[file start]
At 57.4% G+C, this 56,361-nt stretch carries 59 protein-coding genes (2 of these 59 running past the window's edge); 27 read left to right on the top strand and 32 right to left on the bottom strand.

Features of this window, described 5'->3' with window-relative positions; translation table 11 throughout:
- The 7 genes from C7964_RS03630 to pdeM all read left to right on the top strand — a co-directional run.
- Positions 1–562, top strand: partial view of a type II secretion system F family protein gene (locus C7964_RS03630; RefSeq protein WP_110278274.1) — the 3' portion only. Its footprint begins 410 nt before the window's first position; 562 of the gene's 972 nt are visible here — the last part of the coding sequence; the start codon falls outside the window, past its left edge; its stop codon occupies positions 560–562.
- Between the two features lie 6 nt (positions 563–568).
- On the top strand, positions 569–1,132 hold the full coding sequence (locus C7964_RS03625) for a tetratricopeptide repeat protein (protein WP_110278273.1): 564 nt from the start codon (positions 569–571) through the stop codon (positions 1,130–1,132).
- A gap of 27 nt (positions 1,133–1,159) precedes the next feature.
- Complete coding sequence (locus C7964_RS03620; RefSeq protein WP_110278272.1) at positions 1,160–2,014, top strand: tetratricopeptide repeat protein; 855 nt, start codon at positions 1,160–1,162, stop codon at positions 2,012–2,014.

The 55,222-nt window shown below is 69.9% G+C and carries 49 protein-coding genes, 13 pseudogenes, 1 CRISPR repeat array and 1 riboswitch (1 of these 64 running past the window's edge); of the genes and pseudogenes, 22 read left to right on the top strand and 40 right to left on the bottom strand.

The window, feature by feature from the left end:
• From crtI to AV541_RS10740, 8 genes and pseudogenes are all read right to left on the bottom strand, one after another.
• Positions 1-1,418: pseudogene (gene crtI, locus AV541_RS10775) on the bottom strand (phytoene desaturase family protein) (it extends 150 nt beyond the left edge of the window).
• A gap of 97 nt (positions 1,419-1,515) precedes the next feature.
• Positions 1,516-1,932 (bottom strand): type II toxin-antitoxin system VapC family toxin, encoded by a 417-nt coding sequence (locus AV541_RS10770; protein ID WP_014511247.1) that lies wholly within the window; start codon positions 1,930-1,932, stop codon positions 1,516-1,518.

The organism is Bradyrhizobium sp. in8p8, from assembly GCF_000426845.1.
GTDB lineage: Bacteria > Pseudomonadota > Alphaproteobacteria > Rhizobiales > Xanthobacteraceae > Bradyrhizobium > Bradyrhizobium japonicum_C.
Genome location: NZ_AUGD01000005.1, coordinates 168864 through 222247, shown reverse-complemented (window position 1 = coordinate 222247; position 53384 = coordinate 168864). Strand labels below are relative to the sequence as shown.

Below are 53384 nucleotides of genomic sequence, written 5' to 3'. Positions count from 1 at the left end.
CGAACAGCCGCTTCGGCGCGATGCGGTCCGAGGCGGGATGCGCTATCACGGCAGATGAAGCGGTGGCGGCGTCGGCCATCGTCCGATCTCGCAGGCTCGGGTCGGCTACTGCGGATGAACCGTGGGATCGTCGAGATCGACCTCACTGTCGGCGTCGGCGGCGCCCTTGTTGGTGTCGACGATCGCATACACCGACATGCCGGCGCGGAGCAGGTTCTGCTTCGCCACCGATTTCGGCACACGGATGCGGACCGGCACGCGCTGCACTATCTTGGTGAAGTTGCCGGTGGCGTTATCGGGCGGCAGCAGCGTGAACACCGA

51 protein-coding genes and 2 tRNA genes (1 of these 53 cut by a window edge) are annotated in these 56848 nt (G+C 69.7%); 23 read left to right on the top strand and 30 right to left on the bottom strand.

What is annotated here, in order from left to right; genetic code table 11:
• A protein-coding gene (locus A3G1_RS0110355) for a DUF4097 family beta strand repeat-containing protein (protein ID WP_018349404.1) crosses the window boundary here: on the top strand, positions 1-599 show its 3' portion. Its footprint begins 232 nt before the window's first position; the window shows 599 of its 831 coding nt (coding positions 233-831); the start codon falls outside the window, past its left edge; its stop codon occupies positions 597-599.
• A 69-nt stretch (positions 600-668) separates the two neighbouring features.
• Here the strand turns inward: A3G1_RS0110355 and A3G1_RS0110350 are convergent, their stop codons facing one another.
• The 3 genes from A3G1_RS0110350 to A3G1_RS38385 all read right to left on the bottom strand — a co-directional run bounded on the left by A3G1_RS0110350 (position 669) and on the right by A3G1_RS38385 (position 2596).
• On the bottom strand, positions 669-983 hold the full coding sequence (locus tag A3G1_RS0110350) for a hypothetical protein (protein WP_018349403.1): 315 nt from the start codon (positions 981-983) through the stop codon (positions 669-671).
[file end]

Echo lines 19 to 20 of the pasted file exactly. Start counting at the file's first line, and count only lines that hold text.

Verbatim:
CGAACAGCCGCTTCGGCGCGATGCGGTCCGAGGCGGGATGCGCTATCACGGCAGATGAAGCGGTGGCGGCGTCGGCCATCGTCCGATCTCGCAGGCTCGGGTCGGCTACTGCGGATGAACCGTGGGATCGTCGAGATCGACCTCACTGTCGGCGTCGGCGGCGCCCTTGTTGGTGTCGACGATCGCATACACCGACATGCCGGCGCGGAGCAGGTTCTGCTTCGCCACCGATTTCGGCACACGGATGCGGACCGGCACGCGCTGCACTATCTTGGTGAAGTTGCCGGTGGCGTTATCGGGCGGCAGCAGCGTGAACACCGA

51 protein-coding genes and 2 tRNA genes (1 of these 53 cut by a window edge) are annotated in these 56848 nt (G+C 69.7%); 23 read left to right on the top strand and 30 right to left on the bottom strand.